Pi Day: Celebrating One University’s Quest to Inspire Everyone to Code — Scratching the Surface of What is Possible

Today – March 14th – marks International Pi Day – Pi (Greek letter “π”) is the symbol used in mathematics to represent a constant — the ratio of the circumference of a circle to its diameter — which is approximately 3.14159…. and so on.  Pi has been calculated to over one trillion digits beyond its decimal point!

International Pi Day is a great time celebrate math and celebrate those who strive to introduce computer coding to all.  Not just because we think coding is fun (and it is once you get the hang of it,) but because there are over 2.4 million STEM jobs waiting to be filled by young and old alike.

“If more stUCI ASPIRE PHOTO GIRLSudents and workers aren’t inspired to stick with STEM and coding, we will not have the millions of new workers needed [to make] our connected world a reality,” according to Time Magazine’s Tim Bajarin in his article How STEM Skills Are the Next Great Equalizer.

One university is leading the quest to inspire […]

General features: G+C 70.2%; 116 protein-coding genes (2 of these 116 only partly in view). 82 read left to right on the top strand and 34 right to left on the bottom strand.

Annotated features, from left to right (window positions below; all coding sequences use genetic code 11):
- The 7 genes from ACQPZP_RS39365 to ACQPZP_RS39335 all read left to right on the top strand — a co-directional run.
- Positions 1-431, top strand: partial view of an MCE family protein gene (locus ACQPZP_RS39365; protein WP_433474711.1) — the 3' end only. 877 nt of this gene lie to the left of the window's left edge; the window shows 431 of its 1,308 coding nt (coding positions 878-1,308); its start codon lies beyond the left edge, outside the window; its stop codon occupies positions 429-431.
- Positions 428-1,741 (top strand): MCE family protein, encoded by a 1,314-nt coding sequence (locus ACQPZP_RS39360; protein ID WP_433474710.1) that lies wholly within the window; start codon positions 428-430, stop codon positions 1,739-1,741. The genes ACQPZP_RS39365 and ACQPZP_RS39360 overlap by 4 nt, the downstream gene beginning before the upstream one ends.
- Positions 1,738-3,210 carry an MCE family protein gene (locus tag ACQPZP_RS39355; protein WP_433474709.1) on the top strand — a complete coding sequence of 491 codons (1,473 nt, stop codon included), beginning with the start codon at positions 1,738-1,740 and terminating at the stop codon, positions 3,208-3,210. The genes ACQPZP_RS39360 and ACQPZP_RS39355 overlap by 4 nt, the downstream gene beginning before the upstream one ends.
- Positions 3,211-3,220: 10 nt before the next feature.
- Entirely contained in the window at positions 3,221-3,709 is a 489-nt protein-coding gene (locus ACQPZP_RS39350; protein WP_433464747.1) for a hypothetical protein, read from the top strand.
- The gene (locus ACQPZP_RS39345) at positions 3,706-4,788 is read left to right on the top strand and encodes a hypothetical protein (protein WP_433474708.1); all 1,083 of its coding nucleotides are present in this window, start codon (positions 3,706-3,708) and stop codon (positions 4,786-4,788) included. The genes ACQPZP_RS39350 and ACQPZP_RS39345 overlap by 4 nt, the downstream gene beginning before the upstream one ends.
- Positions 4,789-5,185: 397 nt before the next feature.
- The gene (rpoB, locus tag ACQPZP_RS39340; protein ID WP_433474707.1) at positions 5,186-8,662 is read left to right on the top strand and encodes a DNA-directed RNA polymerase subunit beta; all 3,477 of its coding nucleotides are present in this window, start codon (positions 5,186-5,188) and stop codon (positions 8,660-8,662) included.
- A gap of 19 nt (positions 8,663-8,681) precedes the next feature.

By | March 14th, 2017|Uncategorized|0 Comments

Huffington Post: Time for a New ISEF Sponsor to take a Shot! Science Fairs Are an Important Arrow in the STEM Education Quiver

by: Paula Golden, as seen in the Huffington Post

Opportunity is knocking for the next champion of the world’s longest-running, largest, most prestigious and most inclusive high school STEM competition to step forward: the International Science and Engineering Fair (ISEF) is up for grabs.

Deftly guided by the Society for Science and the Public for seventy years, science fair systems sponsored respectively by industry giants of their era – Westinghouse (from 1942 to 1997) and Intel (from 1998- the present) – are at the epicenter of virtually every state, national and international STEM education movement. Their renowned competitions, Science Talent Search, International Science and Engineering Fair and Broadcom MASTERS help drive our urgent imperative to educate disciplined, audacious STEM-literate adults at all levels of society who will fill millions upon millions of 21st century jobs that require flexible competencies in math, science and engineering.

Finalists from the Broadcom MASTERS middle school science and engineering competition have the opportunity to meet finalists from ISEF. Finalists from the Broadcom MASTERS […]

By | March 3rd, 2017|Uncategorized|0 Comments